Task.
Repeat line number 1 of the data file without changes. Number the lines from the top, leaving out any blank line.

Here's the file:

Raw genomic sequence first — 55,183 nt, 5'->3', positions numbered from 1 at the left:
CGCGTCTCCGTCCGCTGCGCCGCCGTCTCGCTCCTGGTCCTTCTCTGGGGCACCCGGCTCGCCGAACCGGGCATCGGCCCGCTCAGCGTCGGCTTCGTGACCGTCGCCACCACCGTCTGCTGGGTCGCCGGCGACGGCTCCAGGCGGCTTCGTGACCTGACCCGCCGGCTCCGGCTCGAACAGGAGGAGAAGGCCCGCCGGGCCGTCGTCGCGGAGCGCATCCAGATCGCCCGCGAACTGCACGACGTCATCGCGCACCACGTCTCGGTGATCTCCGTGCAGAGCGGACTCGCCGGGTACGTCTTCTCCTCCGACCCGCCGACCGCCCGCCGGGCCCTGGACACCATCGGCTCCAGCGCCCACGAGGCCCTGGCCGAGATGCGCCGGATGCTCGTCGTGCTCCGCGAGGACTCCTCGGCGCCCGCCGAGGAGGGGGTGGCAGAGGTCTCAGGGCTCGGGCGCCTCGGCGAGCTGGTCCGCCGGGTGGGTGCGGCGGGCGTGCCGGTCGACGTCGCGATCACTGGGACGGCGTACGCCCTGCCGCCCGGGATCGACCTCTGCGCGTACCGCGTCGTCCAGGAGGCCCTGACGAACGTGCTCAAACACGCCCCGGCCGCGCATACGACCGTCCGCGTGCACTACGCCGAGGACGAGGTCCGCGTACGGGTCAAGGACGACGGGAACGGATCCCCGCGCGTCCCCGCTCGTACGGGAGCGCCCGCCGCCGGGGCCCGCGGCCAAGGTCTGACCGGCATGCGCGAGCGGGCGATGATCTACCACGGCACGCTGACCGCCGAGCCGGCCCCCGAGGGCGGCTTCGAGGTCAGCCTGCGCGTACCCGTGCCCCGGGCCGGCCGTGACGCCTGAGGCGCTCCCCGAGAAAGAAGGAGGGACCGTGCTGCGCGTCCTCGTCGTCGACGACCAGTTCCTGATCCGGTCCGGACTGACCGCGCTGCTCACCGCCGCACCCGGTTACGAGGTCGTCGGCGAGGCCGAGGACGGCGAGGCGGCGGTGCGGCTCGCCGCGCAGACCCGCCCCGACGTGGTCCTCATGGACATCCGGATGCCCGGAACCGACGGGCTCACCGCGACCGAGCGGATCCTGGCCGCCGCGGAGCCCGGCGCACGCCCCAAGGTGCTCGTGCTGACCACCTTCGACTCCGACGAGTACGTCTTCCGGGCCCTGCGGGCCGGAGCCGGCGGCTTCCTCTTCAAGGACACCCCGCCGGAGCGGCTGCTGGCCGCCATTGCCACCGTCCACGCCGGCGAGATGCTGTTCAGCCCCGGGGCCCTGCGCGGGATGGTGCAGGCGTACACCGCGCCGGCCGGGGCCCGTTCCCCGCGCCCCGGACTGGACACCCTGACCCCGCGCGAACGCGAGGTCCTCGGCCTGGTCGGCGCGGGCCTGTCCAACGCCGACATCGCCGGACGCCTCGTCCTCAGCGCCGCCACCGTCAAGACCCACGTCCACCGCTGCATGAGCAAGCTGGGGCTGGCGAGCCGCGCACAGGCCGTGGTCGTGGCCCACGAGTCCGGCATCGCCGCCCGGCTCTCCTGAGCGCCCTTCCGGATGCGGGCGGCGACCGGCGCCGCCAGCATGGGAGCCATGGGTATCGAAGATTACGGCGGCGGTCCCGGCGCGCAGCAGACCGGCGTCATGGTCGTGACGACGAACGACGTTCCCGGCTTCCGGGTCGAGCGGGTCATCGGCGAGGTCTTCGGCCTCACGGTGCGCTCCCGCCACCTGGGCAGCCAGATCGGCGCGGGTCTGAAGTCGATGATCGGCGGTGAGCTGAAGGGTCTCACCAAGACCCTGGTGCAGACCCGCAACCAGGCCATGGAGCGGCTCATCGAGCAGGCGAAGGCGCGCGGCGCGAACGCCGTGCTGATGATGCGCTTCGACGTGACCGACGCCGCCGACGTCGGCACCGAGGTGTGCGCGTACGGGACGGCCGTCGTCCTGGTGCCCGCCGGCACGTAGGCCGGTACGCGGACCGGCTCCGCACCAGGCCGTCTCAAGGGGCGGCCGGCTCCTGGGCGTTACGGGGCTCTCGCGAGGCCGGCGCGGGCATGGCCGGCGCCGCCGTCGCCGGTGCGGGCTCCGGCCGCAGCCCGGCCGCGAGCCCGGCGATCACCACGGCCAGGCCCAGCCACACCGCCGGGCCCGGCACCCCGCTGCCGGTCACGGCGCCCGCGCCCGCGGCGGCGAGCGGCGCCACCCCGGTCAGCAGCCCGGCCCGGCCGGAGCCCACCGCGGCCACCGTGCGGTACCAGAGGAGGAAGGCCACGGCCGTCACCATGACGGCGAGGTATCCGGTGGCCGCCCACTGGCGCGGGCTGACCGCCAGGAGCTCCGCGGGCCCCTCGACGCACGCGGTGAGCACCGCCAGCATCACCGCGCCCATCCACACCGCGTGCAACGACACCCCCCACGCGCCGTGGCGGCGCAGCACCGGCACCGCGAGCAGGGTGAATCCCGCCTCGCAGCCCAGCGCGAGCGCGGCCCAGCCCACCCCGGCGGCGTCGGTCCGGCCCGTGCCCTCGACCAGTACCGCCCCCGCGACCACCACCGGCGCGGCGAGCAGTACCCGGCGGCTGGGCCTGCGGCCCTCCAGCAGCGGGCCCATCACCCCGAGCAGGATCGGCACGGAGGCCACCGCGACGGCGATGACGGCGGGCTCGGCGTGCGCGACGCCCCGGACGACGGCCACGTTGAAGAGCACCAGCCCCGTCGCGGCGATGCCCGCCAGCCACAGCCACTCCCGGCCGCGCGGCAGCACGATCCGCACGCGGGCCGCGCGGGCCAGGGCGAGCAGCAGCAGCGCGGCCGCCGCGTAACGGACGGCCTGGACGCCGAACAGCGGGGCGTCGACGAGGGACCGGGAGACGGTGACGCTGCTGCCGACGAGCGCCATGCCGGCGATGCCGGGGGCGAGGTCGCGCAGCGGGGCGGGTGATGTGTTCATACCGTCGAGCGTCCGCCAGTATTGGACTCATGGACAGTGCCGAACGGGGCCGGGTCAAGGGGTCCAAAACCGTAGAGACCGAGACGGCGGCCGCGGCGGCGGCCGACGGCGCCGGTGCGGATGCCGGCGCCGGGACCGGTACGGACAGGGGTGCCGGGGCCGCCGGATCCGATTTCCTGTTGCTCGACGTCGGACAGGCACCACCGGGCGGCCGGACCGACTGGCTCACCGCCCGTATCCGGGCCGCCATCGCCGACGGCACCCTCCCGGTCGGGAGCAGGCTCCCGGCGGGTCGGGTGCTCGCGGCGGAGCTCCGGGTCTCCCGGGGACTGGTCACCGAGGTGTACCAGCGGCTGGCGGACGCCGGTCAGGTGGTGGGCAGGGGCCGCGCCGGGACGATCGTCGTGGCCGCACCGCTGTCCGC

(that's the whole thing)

Raw genomic sequence first — 55,183 nt, 5'->3', positions numbered from 1 at the left: